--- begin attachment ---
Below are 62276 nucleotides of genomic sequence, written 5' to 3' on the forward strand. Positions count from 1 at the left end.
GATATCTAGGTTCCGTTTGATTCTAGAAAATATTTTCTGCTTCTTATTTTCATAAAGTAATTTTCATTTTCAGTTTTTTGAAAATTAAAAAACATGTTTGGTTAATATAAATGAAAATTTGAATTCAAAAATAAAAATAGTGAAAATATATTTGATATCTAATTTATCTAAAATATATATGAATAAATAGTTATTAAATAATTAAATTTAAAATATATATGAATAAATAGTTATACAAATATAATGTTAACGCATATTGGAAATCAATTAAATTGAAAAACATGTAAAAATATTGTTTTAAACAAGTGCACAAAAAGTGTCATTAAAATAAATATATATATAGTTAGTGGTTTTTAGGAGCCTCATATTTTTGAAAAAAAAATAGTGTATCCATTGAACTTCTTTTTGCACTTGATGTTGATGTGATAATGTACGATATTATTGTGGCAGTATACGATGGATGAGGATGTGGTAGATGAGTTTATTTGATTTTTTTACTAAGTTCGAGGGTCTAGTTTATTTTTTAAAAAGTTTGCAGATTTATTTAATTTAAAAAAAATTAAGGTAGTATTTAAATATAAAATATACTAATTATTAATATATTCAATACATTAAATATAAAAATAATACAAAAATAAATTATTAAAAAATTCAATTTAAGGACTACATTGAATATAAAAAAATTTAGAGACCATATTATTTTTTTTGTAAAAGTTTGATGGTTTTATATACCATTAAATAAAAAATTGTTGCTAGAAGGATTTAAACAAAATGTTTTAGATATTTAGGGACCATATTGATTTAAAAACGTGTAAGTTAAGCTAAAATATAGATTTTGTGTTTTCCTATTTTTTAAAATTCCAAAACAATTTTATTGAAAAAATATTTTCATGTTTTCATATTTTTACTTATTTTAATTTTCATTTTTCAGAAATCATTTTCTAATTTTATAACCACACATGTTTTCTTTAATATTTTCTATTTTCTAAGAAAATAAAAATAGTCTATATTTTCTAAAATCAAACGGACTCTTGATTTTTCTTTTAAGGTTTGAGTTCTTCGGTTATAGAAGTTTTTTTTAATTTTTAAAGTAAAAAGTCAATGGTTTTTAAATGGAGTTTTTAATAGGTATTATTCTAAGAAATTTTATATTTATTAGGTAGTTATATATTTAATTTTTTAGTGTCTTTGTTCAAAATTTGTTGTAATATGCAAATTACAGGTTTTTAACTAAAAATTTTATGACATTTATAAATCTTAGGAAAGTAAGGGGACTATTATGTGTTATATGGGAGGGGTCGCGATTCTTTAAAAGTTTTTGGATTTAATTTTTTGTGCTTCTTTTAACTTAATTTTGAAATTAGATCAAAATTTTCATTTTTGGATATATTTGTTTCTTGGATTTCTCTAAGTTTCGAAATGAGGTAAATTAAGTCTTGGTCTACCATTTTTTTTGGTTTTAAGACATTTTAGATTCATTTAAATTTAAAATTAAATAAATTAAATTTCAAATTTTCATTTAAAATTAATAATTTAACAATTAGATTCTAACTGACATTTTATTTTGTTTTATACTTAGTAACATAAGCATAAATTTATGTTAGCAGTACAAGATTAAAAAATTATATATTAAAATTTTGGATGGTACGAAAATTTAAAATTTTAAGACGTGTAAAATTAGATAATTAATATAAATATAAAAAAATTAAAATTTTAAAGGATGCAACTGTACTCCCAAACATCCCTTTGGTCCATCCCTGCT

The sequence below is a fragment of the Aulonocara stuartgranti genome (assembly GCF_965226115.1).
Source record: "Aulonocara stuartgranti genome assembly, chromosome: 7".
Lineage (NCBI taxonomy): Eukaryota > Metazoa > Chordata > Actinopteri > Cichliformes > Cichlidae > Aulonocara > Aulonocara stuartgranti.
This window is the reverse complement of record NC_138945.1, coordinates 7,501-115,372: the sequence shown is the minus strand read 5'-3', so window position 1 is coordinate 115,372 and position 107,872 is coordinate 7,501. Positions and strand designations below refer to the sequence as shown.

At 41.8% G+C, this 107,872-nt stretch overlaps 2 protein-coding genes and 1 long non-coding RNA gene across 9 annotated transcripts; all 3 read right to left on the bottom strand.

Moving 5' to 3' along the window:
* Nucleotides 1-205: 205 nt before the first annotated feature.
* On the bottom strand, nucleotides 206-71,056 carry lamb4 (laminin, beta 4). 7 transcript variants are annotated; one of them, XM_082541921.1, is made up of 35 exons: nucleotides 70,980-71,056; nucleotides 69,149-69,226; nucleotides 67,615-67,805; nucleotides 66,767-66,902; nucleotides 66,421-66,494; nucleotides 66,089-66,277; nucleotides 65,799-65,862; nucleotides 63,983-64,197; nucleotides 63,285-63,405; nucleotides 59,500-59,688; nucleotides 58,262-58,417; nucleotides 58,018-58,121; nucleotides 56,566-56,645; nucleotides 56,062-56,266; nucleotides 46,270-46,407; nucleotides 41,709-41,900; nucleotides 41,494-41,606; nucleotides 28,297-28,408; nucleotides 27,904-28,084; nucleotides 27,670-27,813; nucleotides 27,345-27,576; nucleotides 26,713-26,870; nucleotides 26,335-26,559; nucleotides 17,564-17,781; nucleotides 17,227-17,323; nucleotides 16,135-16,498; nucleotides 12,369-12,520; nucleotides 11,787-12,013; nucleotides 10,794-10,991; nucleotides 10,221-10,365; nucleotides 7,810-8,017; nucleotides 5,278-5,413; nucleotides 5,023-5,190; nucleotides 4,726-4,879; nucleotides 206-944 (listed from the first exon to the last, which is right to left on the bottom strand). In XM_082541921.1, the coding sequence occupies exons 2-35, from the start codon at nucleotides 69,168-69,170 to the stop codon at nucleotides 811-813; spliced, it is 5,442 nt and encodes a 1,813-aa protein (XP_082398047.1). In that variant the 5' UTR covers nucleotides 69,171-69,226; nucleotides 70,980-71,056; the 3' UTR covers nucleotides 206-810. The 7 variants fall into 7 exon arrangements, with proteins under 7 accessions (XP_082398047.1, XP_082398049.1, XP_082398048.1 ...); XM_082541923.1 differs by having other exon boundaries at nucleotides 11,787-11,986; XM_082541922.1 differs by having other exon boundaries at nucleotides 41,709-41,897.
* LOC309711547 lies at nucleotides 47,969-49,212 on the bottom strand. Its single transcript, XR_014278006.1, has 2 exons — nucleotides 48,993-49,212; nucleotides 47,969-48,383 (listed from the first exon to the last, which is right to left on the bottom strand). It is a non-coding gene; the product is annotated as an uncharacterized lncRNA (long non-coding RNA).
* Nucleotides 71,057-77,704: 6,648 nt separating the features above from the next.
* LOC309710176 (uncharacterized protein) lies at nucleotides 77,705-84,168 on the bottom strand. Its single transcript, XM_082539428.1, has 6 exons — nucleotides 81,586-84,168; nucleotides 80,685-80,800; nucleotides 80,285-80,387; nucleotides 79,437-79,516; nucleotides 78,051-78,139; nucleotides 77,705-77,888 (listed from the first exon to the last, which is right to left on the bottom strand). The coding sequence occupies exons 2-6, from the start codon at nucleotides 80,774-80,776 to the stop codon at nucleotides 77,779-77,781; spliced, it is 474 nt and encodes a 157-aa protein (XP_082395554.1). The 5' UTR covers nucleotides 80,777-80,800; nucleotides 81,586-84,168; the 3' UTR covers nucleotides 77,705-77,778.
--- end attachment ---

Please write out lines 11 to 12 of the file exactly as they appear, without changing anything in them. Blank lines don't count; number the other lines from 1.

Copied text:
* LOC309711547 lies at nucleotides 47,969-49,212 on the bottom strand. Its single transcript, XR_014278006.1, has 2 exons — nucleotides 48,993-49,212; nucleotides 47,969-48,383 (listed from the first exon to the last, which is right to left on the bottom strand). It is a non-coding gene; the product is annotated as an uncharacterized lncRNA (long non-coding RNA).
* Nucleotides 71,057-77,704: 6,648 nt separating the features above from the next.